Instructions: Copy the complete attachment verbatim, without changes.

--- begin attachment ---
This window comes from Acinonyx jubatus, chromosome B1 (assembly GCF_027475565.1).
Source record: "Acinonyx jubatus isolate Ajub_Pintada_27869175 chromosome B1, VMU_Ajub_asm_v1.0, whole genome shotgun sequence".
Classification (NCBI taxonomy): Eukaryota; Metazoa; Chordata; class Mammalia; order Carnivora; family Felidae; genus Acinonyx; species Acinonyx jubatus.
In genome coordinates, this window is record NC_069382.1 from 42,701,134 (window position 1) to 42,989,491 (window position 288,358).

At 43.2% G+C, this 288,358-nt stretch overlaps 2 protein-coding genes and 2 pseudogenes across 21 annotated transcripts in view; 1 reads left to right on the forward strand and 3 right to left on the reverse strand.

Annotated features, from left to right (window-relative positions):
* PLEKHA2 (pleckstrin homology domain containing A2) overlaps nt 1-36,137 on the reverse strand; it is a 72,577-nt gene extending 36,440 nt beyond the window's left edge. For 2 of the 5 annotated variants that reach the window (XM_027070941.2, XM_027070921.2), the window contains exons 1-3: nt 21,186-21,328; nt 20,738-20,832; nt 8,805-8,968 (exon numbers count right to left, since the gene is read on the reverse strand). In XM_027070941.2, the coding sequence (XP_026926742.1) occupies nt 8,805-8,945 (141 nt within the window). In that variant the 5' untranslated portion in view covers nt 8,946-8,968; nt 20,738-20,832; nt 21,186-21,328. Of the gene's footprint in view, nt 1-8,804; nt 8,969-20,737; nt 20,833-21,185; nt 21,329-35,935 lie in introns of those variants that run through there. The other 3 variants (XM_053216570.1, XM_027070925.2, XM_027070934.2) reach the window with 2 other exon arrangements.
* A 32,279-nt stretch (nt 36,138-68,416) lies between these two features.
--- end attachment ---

This window comes from Acinonyx jubatus, chromosome B1 (assembly GCF_027475565.1).
Source record: "Acinonyx jubatus isolate Ajub_Pintada_27869175 chromosome B1, VMU_Ajub_asm_v1.0, whole genome shotgun sequence".
Classification (NCBI taxonomy): Eukaryota; Metazoa; Chordata; class Mammalia; order Carnivora; family Felidae; genus Acinonyx; species Acinonyx jubatus.
In genome coordinates, this window is record NC_069382.1 from 42,701,134 (window position 1) to 42,989,491 (window position 288,358).

At 43.2% G+C, this 288,358-nt stretch overlaps 2 protein-coding genes and 2 pseudogenes across 21 annotated transcripts in view; 1 reads left to right on the forward strand and 3 right to left on the reverse strand.

Annotated features, from left to right (window-relative positions):
* PLEKHA2 (pleckstrin homology domain containing A2) overlaps nt 1-36,137 on the reverse strand; it is a 72,577-nt gene extending 36,440 nt beyond the window's left edge. For 2 of the 5 annotated variants that reach the window (XM_027070941.2, XM_027070921.2), the window contains exons 1-3: nt 21,186-21,328; nt 20,738-20,832; nt 8,805-8,968 (exon numbers count right to left, since the gene is read on the reverse strand). In XM_027070941.2, the coding sequence (XP_026926742.1) occupies nt 8,805-8,945 (141 nt within the window). In that variant the 5' untranslated portion in view covers nt 8,946-8,968; nt 20,738-20,832; nt 21,186-21,328. Of the gene's footprint in view, nt 1-8,804; nt 8,969-20,737; nt 20,833-21,185; nt 21,329-35,935 lie in introns of those variants that run through there. The other 3 variants (XM_053216570.1, XM_027070925.2, XM_027070934.2) reach the window with 2 other exon arrangements.
* A 32,279-nt stretch (nt 36,138-68,416) lies between these two features.